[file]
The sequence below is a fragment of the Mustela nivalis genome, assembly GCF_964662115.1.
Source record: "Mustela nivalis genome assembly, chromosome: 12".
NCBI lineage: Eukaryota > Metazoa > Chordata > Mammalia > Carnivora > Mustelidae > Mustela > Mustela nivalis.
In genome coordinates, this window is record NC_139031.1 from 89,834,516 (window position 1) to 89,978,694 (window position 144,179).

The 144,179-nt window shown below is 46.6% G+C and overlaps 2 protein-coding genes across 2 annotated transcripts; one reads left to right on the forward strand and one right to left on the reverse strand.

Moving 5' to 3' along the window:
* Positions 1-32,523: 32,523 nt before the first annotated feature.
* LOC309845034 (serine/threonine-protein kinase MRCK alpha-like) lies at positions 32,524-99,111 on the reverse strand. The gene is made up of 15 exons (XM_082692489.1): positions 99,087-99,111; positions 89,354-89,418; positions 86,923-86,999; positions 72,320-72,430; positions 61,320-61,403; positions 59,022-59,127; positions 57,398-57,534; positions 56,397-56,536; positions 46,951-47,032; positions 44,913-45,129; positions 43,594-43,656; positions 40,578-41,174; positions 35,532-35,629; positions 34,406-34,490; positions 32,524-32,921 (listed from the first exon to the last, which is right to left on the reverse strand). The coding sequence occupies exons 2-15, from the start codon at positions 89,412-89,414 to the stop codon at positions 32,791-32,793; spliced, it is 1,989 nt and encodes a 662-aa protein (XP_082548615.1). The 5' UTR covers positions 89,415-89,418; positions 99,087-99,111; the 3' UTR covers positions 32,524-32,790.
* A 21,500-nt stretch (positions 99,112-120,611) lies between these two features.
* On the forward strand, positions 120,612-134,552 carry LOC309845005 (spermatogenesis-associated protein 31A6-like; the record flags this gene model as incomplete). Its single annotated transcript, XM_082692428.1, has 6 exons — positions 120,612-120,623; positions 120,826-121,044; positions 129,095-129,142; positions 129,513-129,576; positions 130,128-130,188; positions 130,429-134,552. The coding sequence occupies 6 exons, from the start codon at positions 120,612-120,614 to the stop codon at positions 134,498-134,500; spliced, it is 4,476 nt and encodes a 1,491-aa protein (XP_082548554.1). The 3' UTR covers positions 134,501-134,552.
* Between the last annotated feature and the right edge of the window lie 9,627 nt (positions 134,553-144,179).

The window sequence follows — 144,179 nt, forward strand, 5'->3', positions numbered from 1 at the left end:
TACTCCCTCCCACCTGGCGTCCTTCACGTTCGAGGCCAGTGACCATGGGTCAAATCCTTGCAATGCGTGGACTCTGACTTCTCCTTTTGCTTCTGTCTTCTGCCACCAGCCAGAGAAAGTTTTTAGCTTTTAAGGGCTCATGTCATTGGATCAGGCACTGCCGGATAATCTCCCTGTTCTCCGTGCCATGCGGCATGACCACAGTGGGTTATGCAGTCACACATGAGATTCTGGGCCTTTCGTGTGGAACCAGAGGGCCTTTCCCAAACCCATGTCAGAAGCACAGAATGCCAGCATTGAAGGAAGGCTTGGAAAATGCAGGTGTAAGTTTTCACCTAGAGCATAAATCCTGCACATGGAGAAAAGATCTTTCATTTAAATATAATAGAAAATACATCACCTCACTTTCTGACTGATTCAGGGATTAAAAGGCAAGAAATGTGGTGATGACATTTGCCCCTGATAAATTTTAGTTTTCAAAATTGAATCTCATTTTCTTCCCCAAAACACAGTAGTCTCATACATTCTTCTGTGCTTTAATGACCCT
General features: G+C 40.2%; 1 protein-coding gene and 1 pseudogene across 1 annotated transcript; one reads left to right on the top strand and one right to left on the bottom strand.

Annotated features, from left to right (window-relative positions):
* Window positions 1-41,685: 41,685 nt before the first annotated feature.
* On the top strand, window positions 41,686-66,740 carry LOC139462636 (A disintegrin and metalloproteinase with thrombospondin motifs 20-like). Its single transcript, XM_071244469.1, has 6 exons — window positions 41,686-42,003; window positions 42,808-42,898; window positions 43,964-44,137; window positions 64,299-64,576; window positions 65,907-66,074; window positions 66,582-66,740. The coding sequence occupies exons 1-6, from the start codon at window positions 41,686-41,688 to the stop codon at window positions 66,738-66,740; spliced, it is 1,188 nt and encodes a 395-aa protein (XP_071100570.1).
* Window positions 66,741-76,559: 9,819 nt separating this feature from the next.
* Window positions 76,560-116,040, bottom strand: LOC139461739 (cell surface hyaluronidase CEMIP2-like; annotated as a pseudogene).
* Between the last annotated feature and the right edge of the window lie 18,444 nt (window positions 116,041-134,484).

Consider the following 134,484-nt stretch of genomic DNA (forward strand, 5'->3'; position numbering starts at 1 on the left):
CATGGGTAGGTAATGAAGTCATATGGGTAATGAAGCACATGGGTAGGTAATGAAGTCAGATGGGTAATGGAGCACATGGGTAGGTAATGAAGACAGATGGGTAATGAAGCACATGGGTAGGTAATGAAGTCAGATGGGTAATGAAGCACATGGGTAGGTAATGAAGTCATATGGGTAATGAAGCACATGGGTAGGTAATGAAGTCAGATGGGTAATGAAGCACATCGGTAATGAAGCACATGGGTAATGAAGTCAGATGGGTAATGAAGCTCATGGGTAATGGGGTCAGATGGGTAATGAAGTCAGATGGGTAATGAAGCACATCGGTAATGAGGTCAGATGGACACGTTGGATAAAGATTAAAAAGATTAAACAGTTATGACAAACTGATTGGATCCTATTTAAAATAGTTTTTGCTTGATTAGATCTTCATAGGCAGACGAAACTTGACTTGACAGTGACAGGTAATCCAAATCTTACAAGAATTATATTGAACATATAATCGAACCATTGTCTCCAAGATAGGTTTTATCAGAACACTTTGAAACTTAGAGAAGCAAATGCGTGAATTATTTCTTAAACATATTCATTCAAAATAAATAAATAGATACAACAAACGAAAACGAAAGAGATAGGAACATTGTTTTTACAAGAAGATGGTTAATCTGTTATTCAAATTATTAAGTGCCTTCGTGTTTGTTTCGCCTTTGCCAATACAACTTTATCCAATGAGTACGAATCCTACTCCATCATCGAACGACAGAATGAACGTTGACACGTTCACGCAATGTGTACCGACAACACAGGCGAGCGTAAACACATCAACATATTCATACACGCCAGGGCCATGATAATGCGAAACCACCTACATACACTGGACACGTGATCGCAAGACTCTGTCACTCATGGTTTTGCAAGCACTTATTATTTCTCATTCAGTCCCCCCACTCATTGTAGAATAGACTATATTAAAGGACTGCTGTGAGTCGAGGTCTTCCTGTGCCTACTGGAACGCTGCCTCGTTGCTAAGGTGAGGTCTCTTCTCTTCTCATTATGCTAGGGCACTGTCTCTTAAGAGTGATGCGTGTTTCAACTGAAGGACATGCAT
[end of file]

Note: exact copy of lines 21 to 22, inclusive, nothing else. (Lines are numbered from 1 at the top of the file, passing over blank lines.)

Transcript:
Consider the following 134,484-nt stretch of genomic DNA (forward strand, 5'->3'; position numbering starts at 1 on the left):
CATGGGTAGGTAATGAAGTCATATGGGTAATGAAGCACATGGGTAGGTAATGAAGTCAGATGGGTAATGGAGCACATGGGTAGGTAATGAAGACAGATGGGTAATGAAGCACATGGGTAGGTAATGAAGTCAGATGGGTAATGAAGCACATGGGTAGGTAATGAAGTCATATGGGTAATGAAGCACATGGGTAGGTAATGAAGTCAGATGGGTAATGAAGCACATCGGTAATGAAGCACATGGGTAATGAAGTCAGATGGGTAATGAAGCTCATGGGTAATGGGGTCAGATGGGTAATGAAGTCAGATGGGTAATGAAGCACATCGGTAATGAGGTCAGATGGACACGTTGGATAAAGATTAAAAAGATTAAACAGTTATGACAAACTGATTGGATCCTATTTAAAATAGTTTTTGCTTGATTAGATCTTCATAGGCAGACGAAACTTGACTTGACAGTGACAGGTAATCCAAATCTTACAAGAATTATATTGAACATATAATCGAACCATTGTCTCCAAGATAGGTTTTATCAGAACACTTTGAAACTTAGAGAAGCAAATGCGTGAATTATTTCTTAAACATATTCATTCAAAATAAATAAATAGATACAACAAACGAAAACGAAAGAGATAGGAACATTGTTTTTACAAGAAGATGGTTAATCTGTTATTCAAATTATTAAGTGCCTTCGTGTTTGTTTCGCCTTTGCCAATACAACTTTATCCAATGAGTACGAATCCTACTCCATCATCGAACGACAGAATGAACGTTGACACGTTCACGCAATGTGTACCGACAACACAGGCGAGCGTAAACACATCAACATATTCATACACGCCAGGGCCATGATAATGCGAAACCACCTACATACACTGGACACGTGATCGCAAGACTCTGTCACTCATGGTTTTGCAAGCACTTATTATTTCTCATTCAGTCCCCCCACTCATTGTAGAATAGACTATATTAAAGGACTGCTGTGAGTCGAGGTCTTCCTGTGCCTACTGGAACGCTGCCTCGTTGCTAAGGTGAGGTCTCTTCTCTTCTCATTATGCTAGGGCACTGTCTCTTAAGAGTGATGCGTGTTTCAACTGAAGGACATGCAT